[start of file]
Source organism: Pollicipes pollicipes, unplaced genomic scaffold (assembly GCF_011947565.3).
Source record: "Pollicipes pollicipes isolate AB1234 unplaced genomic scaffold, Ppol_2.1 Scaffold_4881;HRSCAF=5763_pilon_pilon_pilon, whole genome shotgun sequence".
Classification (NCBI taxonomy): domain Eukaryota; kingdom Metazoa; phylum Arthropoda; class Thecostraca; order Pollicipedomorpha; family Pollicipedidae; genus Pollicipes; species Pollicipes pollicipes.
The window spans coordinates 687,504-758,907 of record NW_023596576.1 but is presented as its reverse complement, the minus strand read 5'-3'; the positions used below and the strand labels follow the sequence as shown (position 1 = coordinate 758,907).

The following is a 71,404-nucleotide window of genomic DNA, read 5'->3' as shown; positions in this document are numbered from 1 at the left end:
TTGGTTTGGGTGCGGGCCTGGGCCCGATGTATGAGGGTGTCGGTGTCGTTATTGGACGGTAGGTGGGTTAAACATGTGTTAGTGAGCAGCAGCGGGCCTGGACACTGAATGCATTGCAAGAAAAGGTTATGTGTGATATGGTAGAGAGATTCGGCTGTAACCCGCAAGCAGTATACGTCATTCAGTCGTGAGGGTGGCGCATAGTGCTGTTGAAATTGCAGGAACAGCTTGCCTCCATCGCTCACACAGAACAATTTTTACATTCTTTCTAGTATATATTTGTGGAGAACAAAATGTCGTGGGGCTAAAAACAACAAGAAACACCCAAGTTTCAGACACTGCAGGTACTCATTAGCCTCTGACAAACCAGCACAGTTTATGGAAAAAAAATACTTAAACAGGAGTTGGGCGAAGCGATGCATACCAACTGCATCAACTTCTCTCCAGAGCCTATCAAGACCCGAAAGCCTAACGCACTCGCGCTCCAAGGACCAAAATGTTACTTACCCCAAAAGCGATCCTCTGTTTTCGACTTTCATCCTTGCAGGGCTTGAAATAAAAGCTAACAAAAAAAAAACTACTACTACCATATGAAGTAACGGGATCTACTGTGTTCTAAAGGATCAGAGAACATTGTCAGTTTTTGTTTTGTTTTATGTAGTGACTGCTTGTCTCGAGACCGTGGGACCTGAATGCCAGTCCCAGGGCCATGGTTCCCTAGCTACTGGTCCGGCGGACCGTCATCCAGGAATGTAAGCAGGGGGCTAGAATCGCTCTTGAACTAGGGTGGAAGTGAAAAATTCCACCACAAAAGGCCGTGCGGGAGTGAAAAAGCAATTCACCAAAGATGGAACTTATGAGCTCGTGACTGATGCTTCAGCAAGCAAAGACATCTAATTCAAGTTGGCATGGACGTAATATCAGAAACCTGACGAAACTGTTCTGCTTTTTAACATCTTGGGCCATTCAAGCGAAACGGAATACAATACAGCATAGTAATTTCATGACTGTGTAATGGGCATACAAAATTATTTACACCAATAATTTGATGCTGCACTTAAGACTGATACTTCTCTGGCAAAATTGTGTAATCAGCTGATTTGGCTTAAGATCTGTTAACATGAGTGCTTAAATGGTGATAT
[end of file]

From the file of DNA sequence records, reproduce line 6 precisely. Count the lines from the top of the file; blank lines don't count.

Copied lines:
TTGGTTTGGGTGCGGGCCTGGGCCCGATGTATGAGGGTGTCGGTGTCGTTATTGGACGGTAGGTGGGTTAAACATGTGTTAGTGAGCAGCAGCGGGCCTGGACACTGAATGCATTGCAAGAAAAGGTTATGTGTGATATGGTAGAGAGATTCGGCTGTAACCCGCAAGCAGTATACGTCATTCAGTCGTGAGGGTGGCGCATAGTGCTGTTGAAATTGCAGGAACAGCTTGCCTCCATCGCTCACACAGAACAATTTTTACATTCTTTCTAGTATATATTTGTGGAGAACAAAATGTCGTGGGGCTAAAAACAACAAGAAACACCCAAGTTTCAGACACTGCAGGTACTCATTAGCCTCTGACAAACCAGCACAGTTTATGGAAAAAAAATACTTAAACAGGAGTTGGGCGAAGCGATGCATACCAACTGCATCAACTTCTCTCCAGAGCCTATCAAGACCCGAAAGCCTAACGCACTCGCGCTCCAAGGACCAAAATGTTACTTACCCCAAAAGCGATCCTCTGTTTTCGACTTTCATCCTTGCAGGGCTTGAAATAAAAGCTAACAAAAAAAAAACTACTACTACCATATGAAGTAACGGGATCTACTGTGTTCTAAAGGATCAGAGAACATTGTCAGTTTTTGTTTTGTTTTATGTAGTGACTGCTTGTCTCGAGACCGTGGGACCTGAATGCCAGTCCCAGGGCCATGGTTCCCTAGCTACTGGTCCGGCGGACCGTCATCCAGGAATGTAAGCAGGGGGCTAGAATCGCTCTTGAACTAGGGTGGAAGTGAAAAATTCCACCACAAAAGGCCGTGCGGGAGTGAAAAAGCAATTCACCAAAGATGGAACTTATGAGCTCGTGACTGATGCTTCAGCAAGCAAAGACATCTAATTCAAGTTGGCATGGACGTAATATCAGAAACCTGACGAAACTGTTCTGCTTTTTAACATCTTGGGCCATTCAAGCGAAACGGAATACAATACAGCATAGTAATTTCATGACTGTGTAATGGGCATACAAAATTATTTACACCAATAATTTGATGCTGCACTTAAGACTGATACTTCTCTGGCAAAATTGTGTAATCAGCTGATTTGGCTTAAGATCTGTTAACATGAGTGCTTAAATGGTGATAT